Follow Nathan Durfee on Instagram and Twitter @nathandurfee and find his work at Robert Lange Studios or online.

ROBERT LANGE (painter)

Robert Lange Studios

Robert Lange is a painter of striking, photo-realistic images which “at first glance may seem familiar, but often straddle the line of possible.” He struck me as being both a community builder and a community member, through and through. “My wife, Megan, and I opened Robert Lange Studios ten years ago,” he told me, “and since the beginning my personal studio has been housed within the gallery walls, open to the public every day.”

As a gallery owner, Lange is devoted to representing artists “on integrity first, artwork second,” and as an artist, he is focused on “igniting a sense of joy through paintings that record the inspiring moments that abound,” and “enlivening a sense of genuine optimism.”

Lange’s optimism does not stop at the canvas, though; it fuels his outlook on Charleston’s art community. “I believe Charleston to be an incubator for the creative spirit,” he told me. “When a person steps foot into a space filled with work created by optimistic, good-natured artists, there is a palpable positive influence seen.”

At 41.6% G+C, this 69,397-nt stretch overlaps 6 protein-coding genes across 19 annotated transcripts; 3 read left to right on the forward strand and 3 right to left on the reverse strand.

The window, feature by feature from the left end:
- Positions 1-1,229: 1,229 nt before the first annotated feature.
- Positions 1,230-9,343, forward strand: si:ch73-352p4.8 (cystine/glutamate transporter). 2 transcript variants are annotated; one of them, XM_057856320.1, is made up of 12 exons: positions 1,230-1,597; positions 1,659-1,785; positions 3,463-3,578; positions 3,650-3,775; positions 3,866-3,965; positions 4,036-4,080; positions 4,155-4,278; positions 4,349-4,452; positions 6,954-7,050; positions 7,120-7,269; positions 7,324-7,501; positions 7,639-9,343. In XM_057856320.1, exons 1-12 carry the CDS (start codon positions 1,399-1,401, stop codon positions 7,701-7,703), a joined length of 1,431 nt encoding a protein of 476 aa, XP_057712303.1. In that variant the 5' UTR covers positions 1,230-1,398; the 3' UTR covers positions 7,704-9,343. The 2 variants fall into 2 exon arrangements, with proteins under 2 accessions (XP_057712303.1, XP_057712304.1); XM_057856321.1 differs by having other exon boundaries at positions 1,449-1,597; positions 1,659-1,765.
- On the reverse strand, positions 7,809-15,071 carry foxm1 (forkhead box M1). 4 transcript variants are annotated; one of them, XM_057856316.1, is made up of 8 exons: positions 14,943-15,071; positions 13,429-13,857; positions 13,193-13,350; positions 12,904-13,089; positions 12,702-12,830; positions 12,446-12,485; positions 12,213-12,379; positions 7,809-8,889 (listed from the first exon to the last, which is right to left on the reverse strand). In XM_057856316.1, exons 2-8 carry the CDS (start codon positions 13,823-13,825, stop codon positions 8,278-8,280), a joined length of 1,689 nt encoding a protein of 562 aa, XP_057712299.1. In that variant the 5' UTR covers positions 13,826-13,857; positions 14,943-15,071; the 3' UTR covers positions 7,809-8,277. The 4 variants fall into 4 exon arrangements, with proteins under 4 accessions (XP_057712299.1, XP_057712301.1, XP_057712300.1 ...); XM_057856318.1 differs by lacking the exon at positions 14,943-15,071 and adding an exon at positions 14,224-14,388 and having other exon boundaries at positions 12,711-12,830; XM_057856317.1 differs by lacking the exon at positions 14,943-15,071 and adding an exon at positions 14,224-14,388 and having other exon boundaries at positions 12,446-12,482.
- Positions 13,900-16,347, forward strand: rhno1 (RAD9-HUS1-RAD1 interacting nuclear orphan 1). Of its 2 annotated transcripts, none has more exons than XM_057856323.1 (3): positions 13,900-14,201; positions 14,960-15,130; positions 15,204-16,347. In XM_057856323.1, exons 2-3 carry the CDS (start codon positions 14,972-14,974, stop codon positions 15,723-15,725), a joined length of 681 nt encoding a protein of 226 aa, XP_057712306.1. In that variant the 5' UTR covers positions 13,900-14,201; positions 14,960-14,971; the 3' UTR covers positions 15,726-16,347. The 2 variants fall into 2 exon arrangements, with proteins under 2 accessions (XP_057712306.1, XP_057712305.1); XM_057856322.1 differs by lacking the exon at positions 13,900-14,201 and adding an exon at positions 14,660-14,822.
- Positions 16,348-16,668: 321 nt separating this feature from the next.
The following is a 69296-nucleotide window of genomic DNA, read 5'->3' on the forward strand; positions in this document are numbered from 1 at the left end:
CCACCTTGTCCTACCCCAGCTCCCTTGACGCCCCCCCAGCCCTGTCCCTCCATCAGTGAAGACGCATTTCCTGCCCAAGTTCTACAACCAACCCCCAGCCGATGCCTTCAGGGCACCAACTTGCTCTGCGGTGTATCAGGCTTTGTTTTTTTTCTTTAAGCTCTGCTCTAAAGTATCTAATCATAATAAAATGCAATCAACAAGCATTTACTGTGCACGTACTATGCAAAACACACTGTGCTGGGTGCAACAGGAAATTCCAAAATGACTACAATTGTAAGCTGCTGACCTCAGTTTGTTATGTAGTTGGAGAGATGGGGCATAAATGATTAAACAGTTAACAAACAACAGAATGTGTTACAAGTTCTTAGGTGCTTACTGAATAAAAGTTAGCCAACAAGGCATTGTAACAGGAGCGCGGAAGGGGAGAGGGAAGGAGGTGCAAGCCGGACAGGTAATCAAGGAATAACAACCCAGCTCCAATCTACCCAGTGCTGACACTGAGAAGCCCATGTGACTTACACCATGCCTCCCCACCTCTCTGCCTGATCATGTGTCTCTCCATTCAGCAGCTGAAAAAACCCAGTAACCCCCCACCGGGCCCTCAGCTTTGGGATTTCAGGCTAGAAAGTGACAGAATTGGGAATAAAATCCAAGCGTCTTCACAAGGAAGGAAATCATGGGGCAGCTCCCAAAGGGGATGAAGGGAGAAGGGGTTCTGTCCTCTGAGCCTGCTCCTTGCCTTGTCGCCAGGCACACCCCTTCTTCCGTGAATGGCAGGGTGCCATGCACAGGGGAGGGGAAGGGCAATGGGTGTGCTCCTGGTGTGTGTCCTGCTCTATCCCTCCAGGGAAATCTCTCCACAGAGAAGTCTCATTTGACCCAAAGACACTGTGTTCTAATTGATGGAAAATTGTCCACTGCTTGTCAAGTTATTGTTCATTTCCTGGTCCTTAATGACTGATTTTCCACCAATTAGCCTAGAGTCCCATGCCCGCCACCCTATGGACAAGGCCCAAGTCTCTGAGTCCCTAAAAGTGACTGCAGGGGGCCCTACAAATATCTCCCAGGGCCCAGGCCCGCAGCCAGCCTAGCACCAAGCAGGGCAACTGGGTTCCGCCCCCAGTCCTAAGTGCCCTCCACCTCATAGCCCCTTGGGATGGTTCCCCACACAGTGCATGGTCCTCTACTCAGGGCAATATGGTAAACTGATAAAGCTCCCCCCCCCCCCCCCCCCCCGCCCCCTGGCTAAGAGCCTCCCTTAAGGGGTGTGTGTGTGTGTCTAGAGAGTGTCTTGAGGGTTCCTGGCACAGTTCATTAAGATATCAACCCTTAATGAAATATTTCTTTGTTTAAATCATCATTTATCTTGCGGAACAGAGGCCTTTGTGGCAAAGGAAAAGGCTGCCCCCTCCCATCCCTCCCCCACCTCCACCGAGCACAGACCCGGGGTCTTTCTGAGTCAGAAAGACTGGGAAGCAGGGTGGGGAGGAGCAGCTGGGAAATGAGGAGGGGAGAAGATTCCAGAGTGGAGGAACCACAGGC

Despite having had the opportunities to show his work at galleries across the country, he told me that his favorite place to show remains his own space at home in Charleston, because, as he put it to me, “I have had the privilege of time and time again witnessing a person’s deep connection to a piece.”

Find Robert Lange’s work online or at Robert Lange Studios, 2 Queen St., Charleston.

Anyone planning to visit Charleston and interested in the local art scene will enjoy a visit to the Halsey Institute of Contemporary Art, the Gibbes Museum of Art, Redux Contemporary Art Center and any of the many galleries spread throughout the city, especially along King, Queen and Broad streets, including Ben Ham Images and Robert Lange Studios.

I would also recommend coming for ‘First Friday’ on Gallery Row on Broad Street, the first Friday of each month, when galleries extend their hours and offer refreshments, and of course, fine art.

Experience firsthand what it’s like to be a part of Charleston’s art community.

A Slideshow of Charleston Art